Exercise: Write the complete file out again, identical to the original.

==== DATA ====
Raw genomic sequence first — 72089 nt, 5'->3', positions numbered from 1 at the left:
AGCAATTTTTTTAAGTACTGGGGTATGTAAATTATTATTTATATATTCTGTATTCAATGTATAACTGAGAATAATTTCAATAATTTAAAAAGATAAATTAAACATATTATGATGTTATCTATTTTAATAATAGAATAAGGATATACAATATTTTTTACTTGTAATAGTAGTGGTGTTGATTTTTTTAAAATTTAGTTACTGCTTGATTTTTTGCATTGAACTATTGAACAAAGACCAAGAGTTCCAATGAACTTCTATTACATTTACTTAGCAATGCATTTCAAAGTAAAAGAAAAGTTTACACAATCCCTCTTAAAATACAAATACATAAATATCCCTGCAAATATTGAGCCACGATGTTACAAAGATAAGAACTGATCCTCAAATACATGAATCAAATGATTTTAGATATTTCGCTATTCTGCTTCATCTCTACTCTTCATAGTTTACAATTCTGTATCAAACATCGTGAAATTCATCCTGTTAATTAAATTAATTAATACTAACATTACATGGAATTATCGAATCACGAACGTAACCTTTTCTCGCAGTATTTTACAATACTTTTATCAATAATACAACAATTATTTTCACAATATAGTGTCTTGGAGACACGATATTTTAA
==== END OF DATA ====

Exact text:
Raw genomic sequence first — 72089 nt, 5'->3', positions numbered from 1 at the left:
AGCAATTTTTTTAAGTACTGGGGTATGTAAATTATTATTTATATATTCTGTATTCAATGTATAACTGAGAATAATTTCAATAATTTAAAAAGATAAATTAAACATATTATGATGTTATCTATTTTAATAATAGAATAAGGATATACAATATTTTTTACTTGTAATAGTAGTGGTGTTGATTTTTTTAAAATTTAGTTACTGCTTGATTTTTTGCATTGAACTATTGAACAAAGACCAAGAGTTCCAATGAACTTCTATTACATTTACTTAGCAATGCATTTCAAAGTAAAAGAAAAGTTTACACAATCCCTCTTAAAATACAAATACATAAATATCCCTGCAAATATTGAGCCACGATGTTACAAAGATAAGAACTGATCCTCAAATACATGAATCAAATGATTTTAGATATTTCGCTATTCTGCTTCATCTCTACTCTTCATAGTTTACAATTCTGTATCAAACATCGTGAAATTCATCCTGTTAATTAAATTAATTAATACTAACATTACATGGAATTATCGAATCACGAACGTAACCTTTTCTCGCAGTATTTTACAATACTTTTATCAATAATACAACAATTATTTTCACAATATAGTGTCTTGGAGACACGATATTTTAA